But Peter Green was unable to complete the composition without the addition of 18-year-old Danny Kirwan. Kirwan became the group’s third guitarist, but with his addition, Fleetwood Mac became The Golden State Warriors of rock. “Albatross” was his first measurable contribution to the band as a teenage guitar player.
Green had little desire to become a “rock star” and he was quite content to be just a member of the band. Kirwan’s first full album with the band, Then Play On, released in 1969 featured one of the band’s seminal songs “Oh Well”, written by Green, featuring Danny Kirwan on lead. Kirwan’s song, “Coming Your Way”, was actually selected to be track one, side one, the premier position on the album.
Despite Peter Green’s having sponsored Kirwan’s entry to the band, their relationship became fractious, competitive and Green wanted nothing to do with it. He left the band in 1970, but the group was joined by Christine McVie, bassist John McVie’s wife, and Kiln House was released, featuring several songs Green had written before his departure. “Station Man” which Kirwan wrote and which Fleetwood Mac still performs is perhaps his best composition: a syncopated rocker with several independent sections that reminds one of some Page-Plant songs like “In the Evening” where disparate melodic sections are magically woven into a whole.
But, for all intents and purposes, that was the end of Peter Green’s Fleetwood Mac. On a tour in Los Angeles, Jeremy Spencer left the band without notice and joined a cult called Children of God. They tried to lure Peter Green to return but instead had American Bob Welch join the band.
Kirwan was already drinking heavily, according to Welch, and Mick Fleetwood fired him in 1972. Kirwan descended into the same state of mental deterioration that had plagued Peter Green. Clifford Green, the band’s early manager, blamed the deterioration of both on LSD they had both consumed at a party in Munich in 1970. Whether true or not, both were never the same.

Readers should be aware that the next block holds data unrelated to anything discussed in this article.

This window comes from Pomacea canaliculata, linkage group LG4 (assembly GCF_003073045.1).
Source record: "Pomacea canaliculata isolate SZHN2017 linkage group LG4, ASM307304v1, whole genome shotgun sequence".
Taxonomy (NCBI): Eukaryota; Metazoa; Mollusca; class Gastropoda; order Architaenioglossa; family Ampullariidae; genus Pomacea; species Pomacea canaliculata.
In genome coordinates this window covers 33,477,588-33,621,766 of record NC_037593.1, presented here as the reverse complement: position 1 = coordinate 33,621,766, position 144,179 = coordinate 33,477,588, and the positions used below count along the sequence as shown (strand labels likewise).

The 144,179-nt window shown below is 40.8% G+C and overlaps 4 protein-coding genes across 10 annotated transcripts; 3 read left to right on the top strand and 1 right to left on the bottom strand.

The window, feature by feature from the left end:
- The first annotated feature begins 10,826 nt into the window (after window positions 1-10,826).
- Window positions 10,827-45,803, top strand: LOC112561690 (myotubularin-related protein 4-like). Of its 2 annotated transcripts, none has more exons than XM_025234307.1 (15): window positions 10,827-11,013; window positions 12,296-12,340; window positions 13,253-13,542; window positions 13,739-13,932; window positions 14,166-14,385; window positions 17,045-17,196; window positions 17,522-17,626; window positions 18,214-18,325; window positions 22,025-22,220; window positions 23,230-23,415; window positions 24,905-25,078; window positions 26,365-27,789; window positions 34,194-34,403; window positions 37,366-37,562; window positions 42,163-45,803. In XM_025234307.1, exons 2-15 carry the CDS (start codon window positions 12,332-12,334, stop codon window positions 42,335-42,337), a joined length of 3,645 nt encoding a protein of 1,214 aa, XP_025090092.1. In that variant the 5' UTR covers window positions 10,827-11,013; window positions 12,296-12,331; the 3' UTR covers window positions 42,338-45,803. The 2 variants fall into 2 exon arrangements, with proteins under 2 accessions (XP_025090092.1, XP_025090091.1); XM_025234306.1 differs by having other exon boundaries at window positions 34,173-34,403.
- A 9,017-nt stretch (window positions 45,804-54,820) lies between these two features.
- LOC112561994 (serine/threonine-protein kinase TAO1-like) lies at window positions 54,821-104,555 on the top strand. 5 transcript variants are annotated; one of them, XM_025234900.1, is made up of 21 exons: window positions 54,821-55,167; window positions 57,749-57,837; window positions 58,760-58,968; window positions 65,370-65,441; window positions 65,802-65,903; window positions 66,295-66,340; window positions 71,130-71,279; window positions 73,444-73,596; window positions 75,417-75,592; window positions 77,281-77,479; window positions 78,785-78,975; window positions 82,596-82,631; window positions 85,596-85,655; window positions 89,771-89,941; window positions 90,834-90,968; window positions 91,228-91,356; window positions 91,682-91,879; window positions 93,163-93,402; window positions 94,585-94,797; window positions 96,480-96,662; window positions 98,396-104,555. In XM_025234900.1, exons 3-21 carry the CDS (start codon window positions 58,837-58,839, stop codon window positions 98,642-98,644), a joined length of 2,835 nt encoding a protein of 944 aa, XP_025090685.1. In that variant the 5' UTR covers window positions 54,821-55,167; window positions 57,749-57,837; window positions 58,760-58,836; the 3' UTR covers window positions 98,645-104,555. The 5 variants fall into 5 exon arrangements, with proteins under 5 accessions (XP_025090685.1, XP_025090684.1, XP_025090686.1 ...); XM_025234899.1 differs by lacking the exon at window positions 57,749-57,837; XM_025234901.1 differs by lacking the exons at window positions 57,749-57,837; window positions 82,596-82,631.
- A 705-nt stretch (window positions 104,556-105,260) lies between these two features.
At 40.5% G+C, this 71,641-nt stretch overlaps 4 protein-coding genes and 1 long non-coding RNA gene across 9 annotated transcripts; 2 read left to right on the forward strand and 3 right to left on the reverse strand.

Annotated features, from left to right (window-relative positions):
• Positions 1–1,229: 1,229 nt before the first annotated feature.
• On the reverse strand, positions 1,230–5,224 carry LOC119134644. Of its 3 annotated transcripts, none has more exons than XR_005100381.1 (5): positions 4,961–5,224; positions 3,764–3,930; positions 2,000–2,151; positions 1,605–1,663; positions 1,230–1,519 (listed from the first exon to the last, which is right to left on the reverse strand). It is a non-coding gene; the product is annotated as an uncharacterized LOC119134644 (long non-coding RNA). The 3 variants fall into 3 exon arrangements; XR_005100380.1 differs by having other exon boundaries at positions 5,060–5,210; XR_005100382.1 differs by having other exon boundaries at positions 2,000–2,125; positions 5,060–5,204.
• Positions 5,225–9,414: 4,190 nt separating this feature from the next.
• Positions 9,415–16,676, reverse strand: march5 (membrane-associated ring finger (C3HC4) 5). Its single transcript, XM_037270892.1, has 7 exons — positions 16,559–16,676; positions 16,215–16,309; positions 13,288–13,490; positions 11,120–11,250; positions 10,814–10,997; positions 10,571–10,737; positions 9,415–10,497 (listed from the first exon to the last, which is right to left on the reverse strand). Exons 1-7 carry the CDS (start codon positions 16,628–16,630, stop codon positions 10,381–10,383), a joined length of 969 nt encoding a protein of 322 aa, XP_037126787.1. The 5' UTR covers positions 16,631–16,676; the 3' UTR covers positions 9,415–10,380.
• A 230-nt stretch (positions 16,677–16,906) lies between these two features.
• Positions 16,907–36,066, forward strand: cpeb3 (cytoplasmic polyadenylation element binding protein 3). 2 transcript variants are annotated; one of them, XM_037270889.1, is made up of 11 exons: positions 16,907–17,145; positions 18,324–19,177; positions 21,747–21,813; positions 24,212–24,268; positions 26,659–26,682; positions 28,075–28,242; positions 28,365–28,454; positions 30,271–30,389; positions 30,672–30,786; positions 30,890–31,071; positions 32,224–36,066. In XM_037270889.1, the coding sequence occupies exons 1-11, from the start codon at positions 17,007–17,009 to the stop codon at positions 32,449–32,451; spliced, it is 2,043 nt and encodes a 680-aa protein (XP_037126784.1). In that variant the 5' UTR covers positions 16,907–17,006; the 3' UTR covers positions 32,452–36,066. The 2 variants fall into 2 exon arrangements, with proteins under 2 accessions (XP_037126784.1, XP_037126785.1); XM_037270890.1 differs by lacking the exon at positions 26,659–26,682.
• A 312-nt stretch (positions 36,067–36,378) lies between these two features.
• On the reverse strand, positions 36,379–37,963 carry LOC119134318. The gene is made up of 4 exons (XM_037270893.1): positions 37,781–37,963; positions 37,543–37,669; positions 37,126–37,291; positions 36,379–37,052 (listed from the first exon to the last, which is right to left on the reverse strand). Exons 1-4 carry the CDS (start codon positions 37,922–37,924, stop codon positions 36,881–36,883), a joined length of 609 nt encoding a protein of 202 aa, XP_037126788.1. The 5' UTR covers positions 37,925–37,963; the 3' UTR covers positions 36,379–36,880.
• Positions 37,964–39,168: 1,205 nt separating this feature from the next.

Danny Kirwan died this week at age 68 in a hostel for the homeless. He was inducted into the Rock and Roll Hall of Fame in 1998, but he did not (or could not) travel to the induction ceremony.
Mick Fleetwood wrote a very touching tribute to Danny when his death was announced. Mick claims that he had lost track of Danny’s whereabouts.
Fleetwood Mac has become a tremendously wealthy enterprise over the years and is obviously so comfortable and so driven by commerce that it fired Lindsey Buckingham because of his reluctance to travel at the rate the band demanded. Lindsey out, Mike Campbell from the Heartbreakers in.
It could be argued that Fleetwood Mac would not be the corporate behemoth throwing off the kind of cash it does without having had members like Peter Green and Danny Kirwan.
Please: use your Spotify or Amazon Music and listen to all or parts of Then Play On, Kiln House and Bare Trees.
It is just remarkably sad that an enterprise with this level of success could not have determined a way to help two of its most troubled and gifted founders who drifted into mental illness and homelessness.
In a 1997 article in The New York Times, Mick Fleetwood apparently owned homes in Bel Air, Malibu, land in Hawai’i and Australia. He said he needed a “safe harbor from what was a crazy world” at that point.
Pity he never seemed to think about the safe harbor his mates never seemed to find.